Securing Democracy: Political Parties and Democratic Consolidation in Southern Europe

By Geoffrey Pridham | Go to book overview

Chapter two

Party elites and democratic consolidation: cross-national comparison of southern European experience

Gianfranco Pasquino


Introduction

Analyses of the transitions from authoritarian regimes and of democratic consolidations have basically focused on the interplay of political, social, and economic organizations. In some cases, due account has been taken of the impact of external factors. In other cases, Kirchheimer's lesson on the importance of 'confining conditions' has been learned and put to use. 1 More recently, and most notably in this volume, the emphasis has been put on that very relevant political actor which is the political party (in the wake of the criticisms levelled against political parties in contemporary democracies, one has risked losing sight of their important contributions in establishing and consolidating democratic regimes). All this has been rightly done.

If party organizations are important in channelling popular support towards a new democratic regime, their rate of success (in some cases even their ability to do so) must be influenced by whether party leaders behave in such a way as to create and consolidate that democratic regime. It is not simply that politics always has a strong personality component. It is also that, in many cases, personality conflicts played a role in the demise of the pre-authoritarian regime (as, most notably, in the case of Greece); and, above all, that party leaders enjoy an unusual amount of political visibility, strategic flexibility, and tactical discretion in the phases both of transition and consolidation.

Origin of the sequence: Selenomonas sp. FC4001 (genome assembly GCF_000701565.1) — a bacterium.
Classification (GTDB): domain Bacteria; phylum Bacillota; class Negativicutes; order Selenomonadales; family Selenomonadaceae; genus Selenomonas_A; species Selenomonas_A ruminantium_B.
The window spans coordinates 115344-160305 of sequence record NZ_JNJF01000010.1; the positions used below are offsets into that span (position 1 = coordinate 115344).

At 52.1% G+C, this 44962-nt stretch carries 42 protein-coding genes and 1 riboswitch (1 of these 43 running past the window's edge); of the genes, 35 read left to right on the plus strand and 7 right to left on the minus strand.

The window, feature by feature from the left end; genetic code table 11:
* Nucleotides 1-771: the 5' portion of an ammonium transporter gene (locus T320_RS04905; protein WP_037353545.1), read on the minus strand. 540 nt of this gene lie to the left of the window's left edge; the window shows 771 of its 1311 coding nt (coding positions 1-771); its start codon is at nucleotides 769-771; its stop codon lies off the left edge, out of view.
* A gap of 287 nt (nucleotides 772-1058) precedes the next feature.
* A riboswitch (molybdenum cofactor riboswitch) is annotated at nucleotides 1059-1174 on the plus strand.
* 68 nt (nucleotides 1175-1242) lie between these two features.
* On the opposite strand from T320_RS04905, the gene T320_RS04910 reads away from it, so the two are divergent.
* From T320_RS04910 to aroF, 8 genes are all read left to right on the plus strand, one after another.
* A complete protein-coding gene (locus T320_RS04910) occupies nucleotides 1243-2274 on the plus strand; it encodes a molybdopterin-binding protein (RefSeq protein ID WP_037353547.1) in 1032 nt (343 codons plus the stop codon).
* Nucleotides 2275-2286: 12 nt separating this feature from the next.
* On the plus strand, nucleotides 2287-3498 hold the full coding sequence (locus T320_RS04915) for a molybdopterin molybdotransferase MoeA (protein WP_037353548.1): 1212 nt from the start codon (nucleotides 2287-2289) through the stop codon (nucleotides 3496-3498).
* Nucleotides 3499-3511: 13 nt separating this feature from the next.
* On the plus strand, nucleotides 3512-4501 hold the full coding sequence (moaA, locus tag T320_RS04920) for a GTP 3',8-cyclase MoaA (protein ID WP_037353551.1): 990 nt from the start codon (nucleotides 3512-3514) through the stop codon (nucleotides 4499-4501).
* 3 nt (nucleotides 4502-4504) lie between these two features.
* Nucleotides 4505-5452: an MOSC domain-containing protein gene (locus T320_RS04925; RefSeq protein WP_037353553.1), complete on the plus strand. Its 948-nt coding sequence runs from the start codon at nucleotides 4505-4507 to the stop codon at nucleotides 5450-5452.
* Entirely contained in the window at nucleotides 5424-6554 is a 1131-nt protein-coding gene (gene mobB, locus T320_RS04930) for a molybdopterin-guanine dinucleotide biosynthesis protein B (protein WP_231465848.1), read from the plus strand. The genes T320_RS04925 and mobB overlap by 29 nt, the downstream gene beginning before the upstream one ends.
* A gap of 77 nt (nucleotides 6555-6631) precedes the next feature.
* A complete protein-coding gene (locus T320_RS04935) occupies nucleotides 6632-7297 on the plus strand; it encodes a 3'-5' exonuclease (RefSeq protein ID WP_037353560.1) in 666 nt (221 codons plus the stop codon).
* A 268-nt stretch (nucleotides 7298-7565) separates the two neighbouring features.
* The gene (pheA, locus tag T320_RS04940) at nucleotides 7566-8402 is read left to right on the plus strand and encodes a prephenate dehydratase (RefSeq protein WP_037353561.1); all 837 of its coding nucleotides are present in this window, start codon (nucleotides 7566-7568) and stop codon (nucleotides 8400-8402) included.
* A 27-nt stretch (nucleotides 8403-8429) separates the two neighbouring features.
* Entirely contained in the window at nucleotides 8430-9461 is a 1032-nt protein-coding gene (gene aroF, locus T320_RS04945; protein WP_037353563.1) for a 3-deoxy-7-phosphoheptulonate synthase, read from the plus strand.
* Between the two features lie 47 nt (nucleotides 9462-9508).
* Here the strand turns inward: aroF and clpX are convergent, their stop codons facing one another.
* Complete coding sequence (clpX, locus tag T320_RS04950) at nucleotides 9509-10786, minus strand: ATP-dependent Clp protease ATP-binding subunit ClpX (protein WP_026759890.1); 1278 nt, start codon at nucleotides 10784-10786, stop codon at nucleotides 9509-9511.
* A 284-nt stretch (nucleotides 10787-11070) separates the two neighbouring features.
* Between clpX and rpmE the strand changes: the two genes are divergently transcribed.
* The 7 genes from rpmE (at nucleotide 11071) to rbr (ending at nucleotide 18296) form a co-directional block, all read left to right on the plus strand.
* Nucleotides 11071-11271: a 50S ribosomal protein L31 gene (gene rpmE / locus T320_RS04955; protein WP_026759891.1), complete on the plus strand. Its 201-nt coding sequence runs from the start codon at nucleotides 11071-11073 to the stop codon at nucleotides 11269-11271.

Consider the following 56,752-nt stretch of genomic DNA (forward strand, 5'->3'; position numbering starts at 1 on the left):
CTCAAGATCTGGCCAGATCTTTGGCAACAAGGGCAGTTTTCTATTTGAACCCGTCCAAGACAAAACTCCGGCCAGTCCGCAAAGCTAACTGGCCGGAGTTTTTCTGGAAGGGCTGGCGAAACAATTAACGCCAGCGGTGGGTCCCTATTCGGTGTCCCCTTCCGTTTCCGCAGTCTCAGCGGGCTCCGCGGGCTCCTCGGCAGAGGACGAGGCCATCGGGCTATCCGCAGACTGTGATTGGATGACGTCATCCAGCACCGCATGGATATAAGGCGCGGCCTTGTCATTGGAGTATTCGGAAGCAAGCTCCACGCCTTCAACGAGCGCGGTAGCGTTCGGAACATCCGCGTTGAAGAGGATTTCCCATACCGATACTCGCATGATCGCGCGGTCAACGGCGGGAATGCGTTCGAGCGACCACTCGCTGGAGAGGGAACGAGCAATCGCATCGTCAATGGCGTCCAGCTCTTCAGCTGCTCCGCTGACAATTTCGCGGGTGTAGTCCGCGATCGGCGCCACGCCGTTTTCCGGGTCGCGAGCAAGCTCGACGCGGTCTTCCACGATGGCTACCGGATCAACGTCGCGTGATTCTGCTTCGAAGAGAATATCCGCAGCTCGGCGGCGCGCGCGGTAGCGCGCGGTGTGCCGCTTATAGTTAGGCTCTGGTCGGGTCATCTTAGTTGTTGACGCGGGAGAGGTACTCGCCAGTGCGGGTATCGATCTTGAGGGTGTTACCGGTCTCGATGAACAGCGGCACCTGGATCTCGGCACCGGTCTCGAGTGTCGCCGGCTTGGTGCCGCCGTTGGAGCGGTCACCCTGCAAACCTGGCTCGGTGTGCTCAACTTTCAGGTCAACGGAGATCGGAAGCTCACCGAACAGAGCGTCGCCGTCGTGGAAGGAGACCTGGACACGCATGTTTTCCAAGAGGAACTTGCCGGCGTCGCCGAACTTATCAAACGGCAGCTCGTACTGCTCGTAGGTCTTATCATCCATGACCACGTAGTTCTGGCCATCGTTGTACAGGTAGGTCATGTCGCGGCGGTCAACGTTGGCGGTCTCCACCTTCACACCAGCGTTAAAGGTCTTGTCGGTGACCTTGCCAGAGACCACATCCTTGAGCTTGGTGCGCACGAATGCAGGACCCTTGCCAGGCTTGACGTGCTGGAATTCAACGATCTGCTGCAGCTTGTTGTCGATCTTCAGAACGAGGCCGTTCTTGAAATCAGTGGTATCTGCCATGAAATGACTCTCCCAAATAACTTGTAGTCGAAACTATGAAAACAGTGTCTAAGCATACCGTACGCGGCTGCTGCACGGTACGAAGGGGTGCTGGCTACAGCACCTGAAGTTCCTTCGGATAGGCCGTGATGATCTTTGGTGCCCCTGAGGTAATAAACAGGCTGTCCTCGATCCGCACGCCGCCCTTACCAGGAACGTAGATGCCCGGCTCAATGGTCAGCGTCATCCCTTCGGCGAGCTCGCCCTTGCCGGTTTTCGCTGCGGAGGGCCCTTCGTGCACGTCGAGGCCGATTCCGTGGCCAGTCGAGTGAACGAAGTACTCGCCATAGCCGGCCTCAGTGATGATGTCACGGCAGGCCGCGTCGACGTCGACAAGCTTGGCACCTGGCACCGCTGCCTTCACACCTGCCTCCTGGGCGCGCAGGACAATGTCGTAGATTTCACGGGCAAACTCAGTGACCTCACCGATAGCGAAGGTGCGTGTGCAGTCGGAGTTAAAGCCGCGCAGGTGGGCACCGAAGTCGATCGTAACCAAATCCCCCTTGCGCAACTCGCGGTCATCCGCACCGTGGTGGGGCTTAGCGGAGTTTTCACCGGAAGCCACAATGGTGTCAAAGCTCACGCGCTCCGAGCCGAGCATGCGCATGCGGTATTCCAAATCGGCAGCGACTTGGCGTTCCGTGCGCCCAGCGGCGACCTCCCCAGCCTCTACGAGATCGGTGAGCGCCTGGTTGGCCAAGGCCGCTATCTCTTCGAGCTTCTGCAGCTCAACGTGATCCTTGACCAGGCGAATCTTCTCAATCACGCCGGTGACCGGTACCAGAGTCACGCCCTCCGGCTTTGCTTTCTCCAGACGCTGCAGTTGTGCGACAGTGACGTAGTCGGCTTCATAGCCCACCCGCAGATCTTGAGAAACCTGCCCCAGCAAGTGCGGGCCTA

The leaders of other organizations have, in all likelihood, been discredited by their participation in the authoritarian experience-as is the case with military leaders, industrialists and, of course, members of the inner circle of authoritarian decision-makers. Officials, both in the executive and the legislative branches, are definitely too identified with authoritarianism. Church leaders, while powerful, might be more inclined to arrest unfavourable trends during transition than to get involved in what for them would be a confused and risky process. Therefore, in some cases by default, in other cases because of their

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